Most kids around the world go to school, but too many don’t learn enough—and we don’t know why

“Going to school isn’t the same as learning.”
“Going to school isn’t the same as learning.”
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The world has made tremendous progress in raising global education rates since 2000. About 90% of primary-school age children are enrolled, and the total number of primary- and secondary-school age who are not enrolled has been cut in half (pdf, p.1). And more girls than ever go to school—and fewer drop out.

But “going to school isn’t the same as learning,” says Girindre Beeharry, the director of global education at the Bill and Melinda Gates Foundation. Beeharry says even after years of going to classes, far too many kids leave school with very limited skills.

That’s not an easy problem to fix. In the world of health care, there are certain challenges that can be solved relatively simply: for example, if there’s an outbreak of a disease with a known vaccine in a given country, other countries can export stocks of that medicine to the suffering region. There are no real parallels in the world of education. What’s worse, says Beeharry, we don’t have effective, objective ways to measure the quality of education in terms of results.

For example, the data currently collected make it nearly impossible to compare achievements between countries: “I couldn’t tell you how India is doing vis à vis Pakistan, or any other country,” says Beeharry. This makes it very hard to track progress in any one country.

The Gates Foundation intends to try to change that. It’s launching a $68 million global-education program focusing on low- and lower-middle-income countries, with the goal of developing a better understanding of how education works—or doesn’t—around the world.

The program is unique, particularly for a foundation known for big investments and a desire to solve known issues, such as eradicating polio: Not only is the investment relatively small, at $68 million, but the approach is uncharacteristically problem-first. This means that rather than attempting to apply solutions, it will focus on identifying what the problems are, at both the classroom and country levels.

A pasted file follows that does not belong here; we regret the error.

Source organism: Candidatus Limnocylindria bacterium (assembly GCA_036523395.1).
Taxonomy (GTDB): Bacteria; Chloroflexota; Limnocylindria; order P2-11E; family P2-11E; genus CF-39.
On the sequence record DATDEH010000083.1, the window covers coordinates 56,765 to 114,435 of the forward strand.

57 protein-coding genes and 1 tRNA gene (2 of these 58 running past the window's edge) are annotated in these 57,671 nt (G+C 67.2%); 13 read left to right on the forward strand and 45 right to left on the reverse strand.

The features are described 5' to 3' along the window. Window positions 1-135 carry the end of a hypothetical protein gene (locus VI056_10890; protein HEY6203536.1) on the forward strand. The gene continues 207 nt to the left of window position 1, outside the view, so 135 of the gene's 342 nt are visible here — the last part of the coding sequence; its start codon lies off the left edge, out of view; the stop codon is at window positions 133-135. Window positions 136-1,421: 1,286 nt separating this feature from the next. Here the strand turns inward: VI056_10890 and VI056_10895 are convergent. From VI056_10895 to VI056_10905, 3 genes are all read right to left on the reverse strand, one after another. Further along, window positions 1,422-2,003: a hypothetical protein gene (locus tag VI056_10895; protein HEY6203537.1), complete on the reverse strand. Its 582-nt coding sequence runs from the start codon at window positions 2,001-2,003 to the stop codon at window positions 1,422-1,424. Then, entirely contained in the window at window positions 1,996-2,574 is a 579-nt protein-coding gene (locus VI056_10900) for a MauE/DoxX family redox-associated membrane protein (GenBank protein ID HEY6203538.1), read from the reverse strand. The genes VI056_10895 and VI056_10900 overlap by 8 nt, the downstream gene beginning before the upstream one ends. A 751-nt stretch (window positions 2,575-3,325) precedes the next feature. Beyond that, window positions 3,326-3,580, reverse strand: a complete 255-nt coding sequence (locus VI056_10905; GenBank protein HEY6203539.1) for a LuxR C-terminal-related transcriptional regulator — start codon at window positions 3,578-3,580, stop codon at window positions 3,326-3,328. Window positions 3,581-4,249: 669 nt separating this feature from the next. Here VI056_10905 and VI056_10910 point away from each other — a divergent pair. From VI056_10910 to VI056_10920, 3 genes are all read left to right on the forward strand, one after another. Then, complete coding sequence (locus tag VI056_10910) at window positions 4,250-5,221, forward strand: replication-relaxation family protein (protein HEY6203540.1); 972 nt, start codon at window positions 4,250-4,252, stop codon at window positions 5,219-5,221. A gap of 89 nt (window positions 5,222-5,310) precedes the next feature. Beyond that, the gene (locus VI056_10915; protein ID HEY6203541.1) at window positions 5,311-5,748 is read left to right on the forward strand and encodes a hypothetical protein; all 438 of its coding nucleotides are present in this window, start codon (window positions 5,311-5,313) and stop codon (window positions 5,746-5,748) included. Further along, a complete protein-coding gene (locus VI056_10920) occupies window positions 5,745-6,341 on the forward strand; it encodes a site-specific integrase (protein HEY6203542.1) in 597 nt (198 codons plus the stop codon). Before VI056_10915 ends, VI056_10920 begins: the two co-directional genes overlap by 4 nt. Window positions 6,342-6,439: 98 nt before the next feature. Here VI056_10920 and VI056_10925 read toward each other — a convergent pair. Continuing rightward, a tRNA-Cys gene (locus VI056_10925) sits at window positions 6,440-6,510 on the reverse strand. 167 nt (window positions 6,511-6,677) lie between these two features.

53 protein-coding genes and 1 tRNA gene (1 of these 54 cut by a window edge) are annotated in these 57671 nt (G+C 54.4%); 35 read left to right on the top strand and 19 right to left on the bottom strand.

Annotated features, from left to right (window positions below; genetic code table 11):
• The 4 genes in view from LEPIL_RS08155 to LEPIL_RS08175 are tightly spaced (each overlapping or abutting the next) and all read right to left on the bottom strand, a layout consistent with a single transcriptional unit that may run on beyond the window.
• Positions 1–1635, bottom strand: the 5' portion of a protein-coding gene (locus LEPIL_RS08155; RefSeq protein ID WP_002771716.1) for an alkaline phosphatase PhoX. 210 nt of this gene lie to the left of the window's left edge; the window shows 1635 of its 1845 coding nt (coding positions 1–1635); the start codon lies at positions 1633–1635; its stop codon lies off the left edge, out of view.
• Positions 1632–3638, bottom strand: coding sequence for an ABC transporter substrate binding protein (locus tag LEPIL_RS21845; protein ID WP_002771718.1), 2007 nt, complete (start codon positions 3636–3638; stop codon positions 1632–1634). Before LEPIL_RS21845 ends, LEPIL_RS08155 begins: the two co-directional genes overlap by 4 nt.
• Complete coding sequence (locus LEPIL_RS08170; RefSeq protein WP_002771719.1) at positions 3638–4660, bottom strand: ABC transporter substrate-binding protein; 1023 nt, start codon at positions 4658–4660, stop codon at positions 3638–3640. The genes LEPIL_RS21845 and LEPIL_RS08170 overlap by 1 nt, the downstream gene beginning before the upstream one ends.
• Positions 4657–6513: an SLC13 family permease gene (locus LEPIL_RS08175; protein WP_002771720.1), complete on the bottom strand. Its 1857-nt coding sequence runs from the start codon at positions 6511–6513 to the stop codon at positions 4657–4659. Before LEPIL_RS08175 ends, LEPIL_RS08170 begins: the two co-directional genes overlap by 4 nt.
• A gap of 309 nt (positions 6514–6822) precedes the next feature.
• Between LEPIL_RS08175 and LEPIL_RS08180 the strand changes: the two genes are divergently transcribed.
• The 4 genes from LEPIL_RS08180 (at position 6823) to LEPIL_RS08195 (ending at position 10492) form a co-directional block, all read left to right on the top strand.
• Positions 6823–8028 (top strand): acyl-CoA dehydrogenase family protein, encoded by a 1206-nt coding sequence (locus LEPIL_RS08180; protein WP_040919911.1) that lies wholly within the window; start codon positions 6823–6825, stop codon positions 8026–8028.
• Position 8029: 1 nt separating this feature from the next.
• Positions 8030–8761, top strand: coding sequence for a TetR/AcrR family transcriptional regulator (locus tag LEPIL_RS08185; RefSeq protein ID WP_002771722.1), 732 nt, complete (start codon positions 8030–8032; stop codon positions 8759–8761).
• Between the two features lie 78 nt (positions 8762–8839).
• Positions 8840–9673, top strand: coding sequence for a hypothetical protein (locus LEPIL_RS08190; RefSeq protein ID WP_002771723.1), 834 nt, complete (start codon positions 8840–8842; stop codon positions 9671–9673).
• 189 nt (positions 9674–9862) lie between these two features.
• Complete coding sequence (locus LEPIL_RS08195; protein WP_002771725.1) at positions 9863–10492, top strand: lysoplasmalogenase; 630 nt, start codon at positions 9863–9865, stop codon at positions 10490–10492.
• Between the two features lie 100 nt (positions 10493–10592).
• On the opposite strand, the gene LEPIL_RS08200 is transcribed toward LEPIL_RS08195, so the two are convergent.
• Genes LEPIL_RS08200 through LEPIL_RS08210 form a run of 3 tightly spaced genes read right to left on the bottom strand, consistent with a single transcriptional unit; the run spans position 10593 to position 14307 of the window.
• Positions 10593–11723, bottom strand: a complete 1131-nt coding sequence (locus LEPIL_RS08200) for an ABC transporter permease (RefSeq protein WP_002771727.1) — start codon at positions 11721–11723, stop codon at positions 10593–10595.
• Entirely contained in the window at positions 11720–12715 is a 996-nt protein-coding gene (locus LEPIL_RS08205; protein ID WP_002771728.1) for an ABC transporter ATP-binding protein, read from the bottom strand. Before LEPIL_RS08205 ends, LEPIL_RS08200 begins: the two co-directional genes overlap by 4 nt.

To do so, the foundation will partner with local organizations already working in the field, supporting their research work and building on the knowledge they’ve already gleaned. India will be the pilot country, since it offers a number of ideal conditions: Its huge population make it a rich ground for research, says Beeharry, and it has a plenty of local organizations with “enormous capability and expertise” for the Gates Foundation to partner with.

The program will then be rolled out to other countries with similar conditions. Most likely, says Beeharry, those will be in sub-Saharan Africa, but they have yet to be identified.

In addition to the country-level work, the program will sponsor a more international endeavor to find ways to harmonize data on a global level. The goal is to improve our ability to compare education across borders, which should enable improved knowledge-sharing between countries with similar conditions: Tanzania, for example, is unlikely to be able to replicate models that have worked in Finland, but could perhaps import lessons from Nepal.